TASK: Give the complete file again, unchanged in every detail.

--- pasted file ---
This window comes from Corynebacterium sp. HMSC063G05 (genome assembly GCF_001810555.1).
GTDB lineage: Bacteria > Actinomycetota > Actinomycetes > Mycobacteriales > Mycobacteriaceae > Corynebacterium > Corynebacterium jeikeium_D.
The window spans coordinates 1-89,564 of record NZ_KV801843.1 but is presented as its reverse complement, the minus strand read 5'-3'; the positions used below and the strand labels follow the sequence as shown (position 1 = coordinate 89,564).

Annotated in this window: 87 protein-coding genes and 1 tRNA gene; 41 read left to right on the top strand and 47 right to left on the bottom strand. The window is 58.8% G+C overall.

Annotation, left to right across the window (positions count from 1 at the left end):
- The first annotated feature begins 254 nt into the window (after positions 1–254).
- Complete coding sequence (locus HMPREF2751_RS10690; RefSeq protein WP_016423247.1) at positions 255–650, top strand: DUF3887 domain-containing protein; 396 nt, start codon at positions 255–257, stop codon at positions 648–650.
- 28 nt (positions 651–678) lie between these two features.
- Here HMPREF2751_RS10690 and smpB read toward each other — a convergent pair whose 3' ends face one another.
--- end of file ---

This window comes from Corynebacterium sp. HMSC063G05 (genome assembly GCF_001810555.1).
GTDB lineage: Bacteria > Actinomycetota > Actinomycetes > Mycobacteriales > Mycobacteriaceae > Corynebacterium > Corynebacterium jeikeium_D.
The window spans coordinates 1-89,564 of record NZ_KV801843.1 but is presented as its reverse complement, the minus strand read 5'-3'; the positions used below and the strand labels follow the sequence as shown (position 1 = coordinate 89,564).

Annotated in this window: 87 protein-coding genes and 1 tRNA gene; 41 read left to right on the top strand and 47 right to left on the bottom strand. The window is 58.8% G+C overall.

Annotation, left to right across the window (positions count from 1 at the left end):
- The first annotated feature begins 254 nt into the window (after positions 1–254).
- Complete coding sequence (locus HMPREF2751_RS10690; RefSeq protein WP_016423247.1) at positions 255–650, top strand: DUF3887 domain-containing protein; 396 nt, start codon at positions 255–257, stop codon at positions 648–650.
- 28 nt (positions 651–678) lie between these two features.
- Here HMPREF2751_RS10690 and smpB read toward each other — a convergent pair whose 3' ends face one another.